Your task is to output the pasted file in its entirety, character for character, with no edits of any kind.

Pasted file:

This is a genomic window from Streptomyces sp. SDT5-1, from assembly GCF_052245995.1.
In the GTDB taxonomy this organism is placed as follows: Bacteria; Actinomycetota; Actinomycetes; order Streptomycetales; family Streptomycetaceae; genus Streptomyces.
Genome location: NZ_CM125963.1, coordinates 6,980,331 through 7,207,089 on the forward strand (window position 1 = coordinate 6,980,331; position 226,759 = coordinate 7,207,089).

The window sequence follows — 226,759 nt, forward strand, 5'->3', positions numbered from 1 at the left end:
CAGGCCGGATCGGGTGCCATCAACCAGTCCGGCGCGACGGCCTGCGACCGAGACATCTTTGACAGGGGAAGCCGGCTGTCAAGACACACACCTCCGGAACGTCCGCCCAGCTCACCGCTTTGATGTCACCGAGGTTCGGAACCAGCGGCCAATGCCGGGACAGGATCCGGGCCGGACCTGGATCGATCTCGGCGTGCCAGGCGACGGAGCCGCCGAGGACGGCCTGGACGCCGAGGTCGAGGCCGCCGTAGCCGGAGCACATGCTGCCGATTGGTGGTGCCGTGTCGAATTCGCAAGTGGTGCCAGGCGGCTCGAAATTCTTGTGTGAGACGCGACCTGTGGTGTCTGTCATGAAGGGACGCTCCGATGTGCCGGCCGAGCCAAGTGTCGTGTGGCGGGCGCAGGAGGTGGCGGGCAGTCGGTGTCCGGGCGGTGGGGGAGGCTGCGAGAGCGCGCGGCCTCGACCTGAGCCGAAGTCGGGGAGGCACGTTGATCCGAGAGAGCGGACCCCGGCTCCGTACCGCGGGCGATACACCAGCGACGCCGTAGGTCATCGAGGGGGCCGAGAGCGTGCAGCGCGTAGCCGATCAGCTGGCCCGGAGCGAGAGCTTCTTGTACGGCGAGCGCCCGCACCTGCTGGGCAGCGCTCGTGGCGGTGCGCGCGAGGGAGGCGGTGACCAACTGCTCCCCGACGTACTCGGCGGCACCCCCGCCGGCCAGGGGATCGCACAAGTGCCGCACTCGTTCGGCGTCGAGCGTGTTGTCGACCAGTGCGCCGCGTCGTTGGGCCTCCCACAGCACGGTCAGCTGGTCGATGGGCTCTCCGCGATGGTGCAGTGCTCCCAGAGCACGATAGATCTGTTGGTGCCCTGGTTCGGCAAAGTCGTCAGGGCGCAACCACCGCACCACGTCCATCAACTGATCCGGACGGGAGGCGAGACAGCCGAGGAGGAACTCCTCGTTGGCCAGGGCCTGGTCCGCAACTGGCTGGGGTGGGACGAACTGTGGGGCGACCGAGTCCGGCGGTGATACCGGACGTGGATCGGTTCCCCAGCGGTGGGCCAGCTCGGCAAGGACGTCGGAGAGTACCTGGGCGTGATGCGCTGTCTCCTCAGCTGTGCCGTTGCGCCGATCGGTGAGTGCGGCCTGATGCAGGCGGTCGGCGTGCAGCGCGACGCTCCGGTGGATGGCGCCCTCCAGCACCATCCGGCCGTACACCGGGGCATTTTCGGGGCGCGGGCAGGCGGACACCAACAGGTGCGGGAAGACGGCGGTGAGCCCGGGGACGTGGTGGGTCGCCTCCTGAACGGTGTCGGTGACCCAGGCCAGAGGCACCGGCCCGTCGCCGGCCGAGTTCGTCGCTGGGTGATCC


This is a genomic window from Streptomyces sp. SDT5-1, from assembly GCF_052245995.1.
In the GTDB taxonomy this organism is placed as follows: Bacteria; Actinomycetota; Actinomycetes; order Streptomycetales; family Streptomycetaceae; genus Streptomyces.
Genome location: NZ_CM125963.1, coordinates 6,980,331 through 7,207,089 on the forward strand (window position 1 = coordinate 6,980,331; position 226,759 = coordinate 7,207,089).

The window sequence follows — 226,759 nt, forward strand, 5'->3', positions numbered from 1 at the left end:
CAGGCCGGATCGGGTGCCATCAACCAGTCCGGCGCGACGGCCTGCGACCGAGACATCTTTGACAGGGGAAGCCGGCTGTCAAGACACACACCTCCGGAACGTCCGCCCAGCTCACCGCTTTGATGTCACCGAGGTTCGGAACCAGCGGCCAATGCCGGGACAGGATCCGGGCCGGACCTGGATCGATCTCGGCGTGCCAGGCGACGGAGCCGCCGAGGACGGCCTGGACGCCGAGGTCGAGGCCGCCGTAGCCGGAGCACATGCTGCCGATTGGTGGTGCCGTGTCGAATTCGCAAGTGGTGCCAGGCGGCTCGAAATTCTTGTGTGAGACGCGACCTGTGGTGTCTGTCATGAAGGGACGCTCCGATGTGCCGGCCGAGCCAAGTGTCGTGTGGCGGGCGCAGGAGGTGGCGGGCAGTCGGTGTCCGGGCGGTGGGGGAGGCTGCGAGAGCGCGCGGCCTCGACCTGAGCCGAAGTCGGGGAGGCACGTTGATCCGAGAGAGCGGACCCCGGCTCCGTACCGCGGGCGATACACCAGCGACGCCGTAGGTCATCGAGGGGGCCGAGAGCGTGCAGCGCGTAGCCGATCAGCTGGCCCGGAGCGAGAGCTTCTTGTACGGCGAGCGCCCGCACCTGCTGGGCAGCGCTCGTGGCGGTGCGCGCGAGGGAGGCGGTGACCAACTGCTCCCCGACGTACTCGGCGGCACCCCCGCCGGCCAGGGGATCGCACAAGTGCCGCACTCGTTCGGCGTCGAGCGTGTTGTCGACCAGTGCGCCGCGTCGTTGGGCCTCCCACAGCACGGTCAGCTGGTCGATGGGCTCTCCGCGATGGTGCAGTGCTCCCAGAGCACGATAGATCTGTTGGTGCCCTGGTTCGGCAAAGTCGTCAGGGCGCAACCACCGCACCACGTCCATCAACTGATCCGGACGGGAGGCGAGACAGCCGAGGAGGAACTCCTCGTTGGCCAGGGCCTGGTCCGCAACTGGCTGGGGTGGGACGAACTGTGGGGCGACCGAGTCCGGCGGTGATACCGGACGTGGATCGGTTCCCCAGCGGTGGGCCAGCTCGGCAAGGACGTCGGAGAGTACCTGGGCGTGATGCGCTGTCTCCTCAGCTGTGCCGTTGCGCCGATCGGTGAGTGCGGCCTGATGCAGGCGGTCGGCGTGCAGCGCGACGCTCCGGTGGATGGCGCCCTCCAGCACCATCCGGCCGTACACCGGGGCATTTTCGGGGCGCGGGCAGGCGGACACCAACAGGTGCGGGAAGACGGCGGTGAGCCCGGGGACGTGGTGGGTCGCCTCCTGAACGGTGTCGGTGACCCAGGCCAGAGGCACCGGCCCGTCGCCGGCCGAGTTCGTCGCTGGGTGATCC